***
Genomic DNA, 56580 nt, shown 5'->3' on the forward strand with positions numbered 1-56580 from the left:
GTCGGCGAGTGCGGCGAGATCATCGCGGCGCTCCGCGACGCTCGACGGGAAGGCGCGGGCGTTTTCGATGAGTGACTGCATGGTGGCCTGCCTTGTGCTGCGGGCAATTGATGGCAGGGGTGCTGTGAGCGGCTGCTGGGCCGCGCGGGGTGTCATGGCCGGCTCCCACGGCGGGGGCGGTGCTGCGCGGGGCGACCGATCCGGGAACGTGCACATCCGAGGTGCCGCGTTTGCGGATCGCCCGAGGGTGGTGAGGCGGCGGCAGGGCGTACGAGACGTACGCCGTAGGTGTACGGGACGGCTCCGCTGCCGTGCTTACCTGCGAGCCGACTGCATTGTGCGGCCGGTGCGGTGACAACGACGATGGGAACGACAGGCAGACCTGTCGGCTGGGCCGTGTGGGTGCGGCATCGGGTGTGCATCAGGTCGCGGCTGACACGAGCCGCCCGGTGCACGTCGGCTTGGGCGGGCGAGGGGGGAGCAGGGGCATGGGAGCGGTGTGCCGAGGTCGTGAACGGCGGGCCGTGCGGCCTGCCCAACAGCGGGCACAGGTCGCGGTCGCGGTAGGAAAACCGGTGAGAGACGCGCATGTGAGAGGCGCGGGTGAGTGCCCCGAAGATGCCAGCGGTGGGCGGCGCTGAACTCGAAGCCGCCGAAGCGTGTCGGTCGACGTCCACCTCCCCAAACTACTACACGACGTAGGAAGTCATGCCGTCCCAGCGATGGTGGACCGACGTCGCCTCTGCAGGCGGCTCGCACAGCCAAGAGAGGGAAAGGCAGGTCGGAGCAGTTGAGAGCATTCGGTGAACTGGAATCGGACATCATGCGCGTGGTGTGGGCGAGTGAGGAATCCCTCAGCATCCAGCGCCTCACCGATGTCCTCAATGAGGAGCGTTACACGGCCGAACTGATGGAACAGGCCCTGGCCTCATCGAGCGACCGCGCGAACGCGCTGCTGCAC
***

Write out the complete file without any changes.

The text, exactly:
Genomic DNA, 56580 nt, shown 5'->3' on the forward strand with positions numbered 1-56580 from the left:
GTCGGCGAGTGCGGCGAGATCATCGCGGCGCTCCGCGACGCTCGACGGGAAGGCGCGGGCGTTTTCGATGAGTGACTGCATGGTGGCCTGCCTTGTGCTGCGGGCAATTGATGGCAGGGGTGCTGTGAGCGGCTGCTGGGCCGCGCGGGGTGTCATGGCCGGCTCCCACGGCGGGGGCGGTGCTGCGCGGGGCGACCGATCCGGGAACGTGCACATCCGAGGTGCCGCGTTTGCGGATCGCCCGAGGGTGGTGAGGCGGCGGCAGGGCGTACGAGACGTACGCCGTAGGTGTACGGGACGGCTCCGCTGCCGTGCTTACCTGCGAGCCGACTGCATTGTGCGGCCGGTGCGGTGACAACGACGATGGGAACGACAGGCAGACCTGTCGGCTGGGCCGTGTGGGTGCGGCATCGGGTGTGCATCAGGTCGCGGCTGACACGAGCCGCCCGGTGCACGTCGGCTTGGGCGGGCGAGGGGGGAGCAGGGGCATGGGAGCGGTGTGCCGAGGTCGTGAACGGCGGGCCGTGCGGCCTGCCCAACAGCGGGCACAGGTCGCGGTCGCGGTAGGAAAACCGGTGAGAGACGCGCATGTGAGAGGCGCGGGTGAGTGCCCCGAAGATGCCAGCGGTGGGCGGCGCTGAACTCGAAGCCGCCGAAGCGTGTCGGTCGACGTCCACCTCCCCAAACTACTACACGACGTAGGAAGTCATGCCGTCCCAGCGATGGTGGACCGACGTCGCCTCTGCAGGCGGCTCGCACAGCCAAGAGAGGGAAAGGCAGGTCGGAGCAGTTGAGAGCATTCGGTGAACTGGAATCGGACATCATGCGCGTGGTGTGGGCGAGTGAGGAATCCCTCAGCATCCAGCGCCTCACCGATGTCCTCAATGAGGAGCGTTACACGGCCGAACTGATGGAACAGGCCCTGGCCTCATCGAGCGACCGCGCGAACGCGCTGCTGCAC